Last month, Bon Iver released a pair of new songs — "Hey Ma" and "U (Man Like)" — with little context to surround them.

Copyright 2019 NPR. To see more, visit https://www.npr.org.

MICHEL MARTIN, HOST:

And finally today, have you picked your song of the summer?

(SOUNDBITE OF SONG, "DESPACITO")

LUIS FONSI: (Singing in Spanish)

(SOUNDBITE OF SONG, "CALIFORNIA GURLS")

KATY PERRY: (Singing) California girls, we're unforgettable...

After giving us a series of baffling ads in the London Tube and the back pages of the Dallas Observer, Radiohead frontman Thom Yorke finally released his third solo album, ANIMA, on Thursday — meaning you won't have to listen to "Not The News" on speakerphone anymore. On this week's New Music Friday, we dive into Yorke's vivid dreamscape and its accompanying film, as well as The Black Keys' electrifying Let's Rock (their first record in five years), Freddie Gibbs and Madlib's fresh collab Bandana and more.

Radiohead's Thom Yorke released his third official solo album, ANIMA, early Thursday morning, along with a short companion film featuring three tracks from the album.

Saturday Night Live's 44th season ended over the weekend with the help of host Paul Rudd and musical guest DJ Khaled, who brought with him an all-star cast that included J Balvin, John Legend and SZA.

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A multilingual K-pop juggernaut, BTS mashes up pop, hip-hop, rock and dance music with huge, infectious energy and kinetic choreography.

SXSW Music Preview

Mar 10, 2019

Copyright 2019 NPR. To see more, visit https://www.npr.org.

MICHEL MARTIN, HOST:

Believe it or not, Cher's dance anthem "Believe" has just turned 20 years old. The song, released on Oct. 22, 1998, kicked off a Cher renaissance, cemented her role as a pop icon and popularized a controversial fixture of pop music today — Auto-Tune.

Note: NPR's First Listen audio comes down after the album is released. However, you can still listen with the Bandcamp playlist at the bottom of the page.

Childish Gambino's "This Is America" and The Carters' "APES***" were the most talked-about videos of the last year, at least if the metric you use involves thinkpieces and social-media chatter. But by the time Madonna announced the video of the year winner on Monday night's MTV Video Music Awards, the two had been largely relegated to afterthoughts.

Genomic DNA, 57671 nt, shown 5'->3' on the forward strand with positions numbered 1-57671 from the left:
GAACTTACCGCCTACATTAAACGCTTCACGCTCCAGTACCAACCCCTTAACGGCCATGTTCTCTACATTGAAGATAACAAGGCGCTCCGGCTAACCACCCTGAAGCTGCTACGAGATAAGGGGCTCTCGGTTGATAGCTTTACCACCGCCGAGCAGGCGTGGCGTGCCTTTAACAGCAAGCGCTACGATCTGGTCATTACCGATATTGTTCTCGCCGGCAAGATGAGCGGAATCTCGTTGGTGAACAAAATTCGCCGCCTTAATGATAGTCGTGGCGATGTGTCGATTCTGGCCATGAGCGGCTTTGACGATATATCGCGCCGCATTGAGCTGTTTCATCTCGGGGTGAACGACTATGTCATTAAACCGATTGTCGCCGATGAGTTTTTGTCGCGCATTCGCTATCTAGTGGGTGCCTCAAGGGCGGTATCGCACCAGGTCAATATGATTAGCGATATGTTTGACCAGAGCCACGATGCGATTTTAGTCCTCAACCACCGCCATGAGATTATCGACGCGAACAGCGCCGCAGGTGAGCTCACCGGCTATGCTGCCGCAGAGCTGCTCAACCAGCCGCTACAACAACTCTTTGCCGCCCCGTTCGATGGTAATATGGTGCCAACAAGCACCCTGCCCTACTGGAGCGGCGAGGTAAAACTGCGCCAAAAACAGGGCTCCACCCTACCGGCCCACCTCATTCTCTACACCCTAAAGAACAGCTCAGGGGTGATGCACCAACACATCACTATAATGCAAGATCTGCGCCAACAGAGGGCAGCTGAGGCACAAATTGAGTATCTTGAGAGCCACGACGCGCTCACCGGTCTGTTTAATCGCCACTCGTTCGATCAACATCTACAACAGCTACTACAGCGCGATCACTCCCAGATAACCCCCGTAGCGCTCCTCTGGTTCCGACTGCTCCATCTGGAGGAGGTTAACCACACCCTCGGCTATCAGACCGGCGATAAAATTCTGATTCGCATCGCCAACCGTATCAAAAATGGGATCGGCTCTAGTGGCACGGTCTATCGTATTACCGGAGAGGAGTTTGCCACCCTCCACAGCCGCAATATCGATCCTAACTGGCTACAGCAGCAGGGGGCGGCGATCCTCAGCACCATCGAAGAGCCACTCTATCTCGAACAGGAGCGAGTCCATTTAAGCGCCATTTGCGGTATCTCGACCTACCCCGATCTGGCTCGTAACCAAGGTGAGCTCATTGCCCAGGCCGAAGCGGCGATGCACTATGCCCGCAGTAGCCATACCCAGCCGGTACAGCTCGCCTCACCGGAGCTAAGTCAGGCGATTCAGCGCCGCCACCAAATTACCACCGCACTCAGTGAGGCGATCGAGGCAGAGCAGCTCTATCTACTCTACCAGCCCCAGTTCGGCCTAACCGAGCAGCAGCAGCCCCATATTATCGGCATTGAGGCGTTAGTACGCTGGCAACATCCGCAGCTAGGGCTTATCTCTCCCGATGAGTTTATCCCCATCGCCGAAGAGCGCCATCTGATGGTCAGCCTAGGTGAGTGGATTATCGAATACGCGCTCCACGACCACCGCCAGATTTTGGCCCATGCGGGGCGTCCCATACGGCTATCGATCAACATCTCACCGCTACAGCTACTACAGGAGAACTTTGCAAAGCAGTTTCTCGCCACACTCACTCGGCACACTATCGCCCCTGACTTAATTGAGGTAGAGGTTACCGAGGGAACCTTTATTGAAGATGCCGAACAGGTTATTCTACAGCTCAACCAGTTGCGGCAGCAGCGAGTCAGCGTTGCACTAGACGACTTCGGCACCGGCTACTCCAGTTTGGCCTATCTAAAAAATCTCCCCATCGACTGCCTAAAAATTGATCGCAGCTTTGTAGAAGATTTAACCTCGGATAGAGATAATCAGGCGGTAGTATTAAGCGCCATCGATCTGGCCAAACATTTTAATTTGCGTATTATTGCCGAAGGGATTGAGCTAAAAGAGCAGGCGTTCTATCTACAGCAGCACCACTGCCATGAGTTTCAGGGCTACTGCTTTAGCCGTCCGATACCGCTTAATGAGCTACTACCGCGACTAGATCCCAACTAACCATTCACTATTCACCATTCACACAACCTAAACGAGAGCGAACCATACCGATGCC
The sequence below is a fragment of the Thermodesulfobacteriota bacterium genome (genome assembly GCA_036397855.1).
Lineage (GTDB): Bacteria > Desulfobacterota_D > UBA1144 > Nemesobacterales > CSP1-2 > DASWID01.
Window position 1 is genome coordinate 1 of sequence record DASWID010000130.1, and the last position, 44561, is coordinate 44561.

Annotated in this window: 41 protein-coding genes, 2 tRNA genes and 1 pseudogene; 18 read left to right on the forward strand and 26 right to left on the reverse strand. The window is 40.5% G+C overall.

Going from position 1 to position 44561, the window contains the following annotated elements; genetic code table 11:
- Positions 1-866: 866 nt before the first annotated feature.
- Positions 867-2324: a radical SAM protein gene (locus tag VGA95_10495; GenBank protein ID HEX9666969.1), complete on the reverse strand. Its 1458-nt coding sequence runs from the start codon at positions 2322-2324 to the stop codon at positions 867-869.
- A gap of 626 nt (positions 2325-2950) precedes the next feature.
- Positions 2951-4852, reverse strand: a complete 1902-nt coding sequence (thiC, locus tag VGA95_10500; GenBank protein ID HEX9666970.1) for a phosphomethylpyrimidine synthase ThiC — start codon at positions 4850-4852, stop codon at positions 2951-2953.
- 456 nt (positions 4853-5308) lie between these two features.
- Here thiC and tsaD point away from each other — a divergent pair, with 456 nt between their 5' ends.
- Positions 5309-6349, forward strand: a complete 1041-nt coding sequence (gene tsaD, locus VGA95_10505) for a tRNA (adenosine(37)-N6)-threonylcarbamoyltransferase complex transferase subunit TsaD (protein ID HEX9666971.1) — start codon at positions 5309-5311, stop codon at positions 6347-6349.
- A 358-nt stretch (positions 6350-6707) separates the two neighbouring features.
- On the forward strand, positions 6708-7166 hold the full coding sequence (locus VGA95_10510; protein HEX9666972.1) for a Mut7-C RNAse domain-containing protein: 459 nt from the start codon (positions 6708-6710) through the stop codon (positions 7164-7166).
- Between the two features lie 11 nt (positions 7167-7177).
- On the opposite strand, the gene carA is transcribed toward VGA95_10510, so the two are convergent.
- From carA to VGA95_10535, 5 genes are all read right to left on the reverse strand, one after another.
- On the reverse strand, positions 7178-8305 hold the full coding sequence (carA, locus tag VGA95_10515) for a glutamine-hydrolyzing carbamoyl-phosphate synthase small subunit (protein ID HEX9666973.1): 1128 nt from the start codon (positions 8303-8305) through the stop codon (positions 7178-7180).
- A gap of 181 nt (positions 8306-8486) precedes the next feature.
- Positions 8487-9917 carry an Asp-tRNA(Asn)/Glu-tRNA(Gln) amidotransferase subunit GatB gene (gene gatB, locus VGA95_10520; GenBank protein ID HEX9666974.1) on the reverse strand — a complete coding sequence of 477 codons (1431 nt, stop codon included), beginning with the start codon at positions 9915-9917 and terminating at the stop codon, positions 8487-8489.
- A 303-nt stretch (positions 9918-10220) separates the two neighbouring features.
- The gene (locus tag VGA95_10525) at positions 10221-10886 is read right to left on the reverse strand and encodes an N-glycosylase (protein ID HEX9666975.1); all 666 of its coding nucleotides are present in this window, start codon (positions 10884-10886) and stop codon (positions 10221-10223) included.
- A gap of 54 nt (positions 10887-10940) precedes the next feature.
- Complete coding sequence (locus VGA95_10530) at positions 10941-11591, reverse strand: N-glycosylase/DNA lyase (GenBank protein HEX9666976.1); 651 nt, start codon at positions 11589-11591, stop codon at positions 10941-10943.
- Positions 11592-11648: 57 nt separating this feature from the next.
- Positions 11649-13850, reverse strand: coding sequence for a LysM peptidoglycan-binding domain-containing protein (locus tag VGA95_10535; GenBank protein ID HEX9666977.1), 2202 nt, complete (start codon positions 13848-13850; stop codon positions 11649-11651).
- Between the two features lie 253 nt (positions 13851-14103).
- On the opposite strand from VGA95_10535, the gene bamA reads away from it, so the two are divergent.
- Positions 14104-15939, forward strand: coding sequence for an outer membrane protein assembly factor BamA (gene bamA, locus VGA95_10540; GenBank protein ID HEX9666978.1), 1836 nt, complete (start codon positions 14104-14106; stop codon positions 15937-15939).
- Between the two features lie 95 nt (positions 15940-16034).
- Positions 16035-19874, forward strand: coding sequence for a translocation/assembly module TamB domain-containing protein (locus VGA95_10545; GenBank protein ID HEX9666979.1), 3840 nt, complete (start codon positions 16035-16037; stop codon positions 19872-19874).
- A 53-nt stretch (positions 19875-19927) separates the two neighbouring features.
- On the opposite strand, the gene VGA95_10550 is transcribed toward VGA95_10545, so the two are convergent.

Frightened Rabbit singer Scott Hutchison, whose bleak but often triumphantly arranged rock songs tackled depression, anxiety and self-doubt, was found dead at Port Edgar near South Queensberry, Scotland, around 8:30 p.m. local time on Thursday, Edinburgh Police confirmed in a statement provided to NPR. He was 36.

The Austin 100

Mar 1, 2018

In the middle of every March, the SXSW Music Festival fills Austin, Texas, with thousands of musicians from around the world. It's a marathon so daunting — it's a marathon and a sprint, really — that even longtime SXSW veterans need a hand winnowing the festival's countless discoveries down to digestible doses.

That's where The Austin 100 comes in. Handpicked from thousands of bands playing at this year's festival, these 100 songs highlight the best SXSW 2018 has to offer — songs from around the world, across a broad spectrum of genres, sounds and styles.

Copyright 2018 NPR. To see more, visit http://www.npr.org/.

ARI SHAPIRO, HOST:

Tom Petty wrote a lot of hits during his more than 40 years making music.

(SOUNDBITE OF SONG, "AMERICAN GIRL")

TOM PETTY: (Singing) Well, she was an American girl.

(SOUNDBITE OF SONG, "REFUGEE")

Copyright 2018 NPR. To see more, visit http://www.npr.org/.

KELLY MCEVERS, HOST:

And now a goodbye to the Warped Tour.

(SOUNDBITE OF SONG, "THE ROCK SHOW")

BLINK-182: (Singing) I couldn't wait for the summer and the Warped Tour. I remember it's the first time that I saw her there.

Copyright 2018 NPR. To see more, visit http://www.npr.org/.

(SOUNDBITE OF PRINCE SONG, "KISS")

STEVE INSKEEP, HOST:

In honor of MTV's 35th birthday Monday, the network has launched MTV Classic, a new channel featuring programming from the '90s and '00s. On the same day, we also wish a happy birthday to NPR Music and Pop Culture Happy Hour's Stephen Thompson, who celebrates with an interview on All Things Considered about how MTV Classic is redefining which popular culture fits into the current environment for nostalgia.

On Sept. 8, Stephen Colbert made his debut in David Letterman's spot as host of CBS's Late Show, a role he took over after Letterman's retirement and the conclusion of his own nine-year run at the helm of Comedy Central's Colbert Report. This week's Pop Culture Happy Hour panel — Glen Weldon, Code Switch lead blogger Gene Demby, super-librarian Margaret H. Willison and me — is unanimous in its fondness for Colbert, but our feelings for The Late Show With Stephen Colbert are mixed.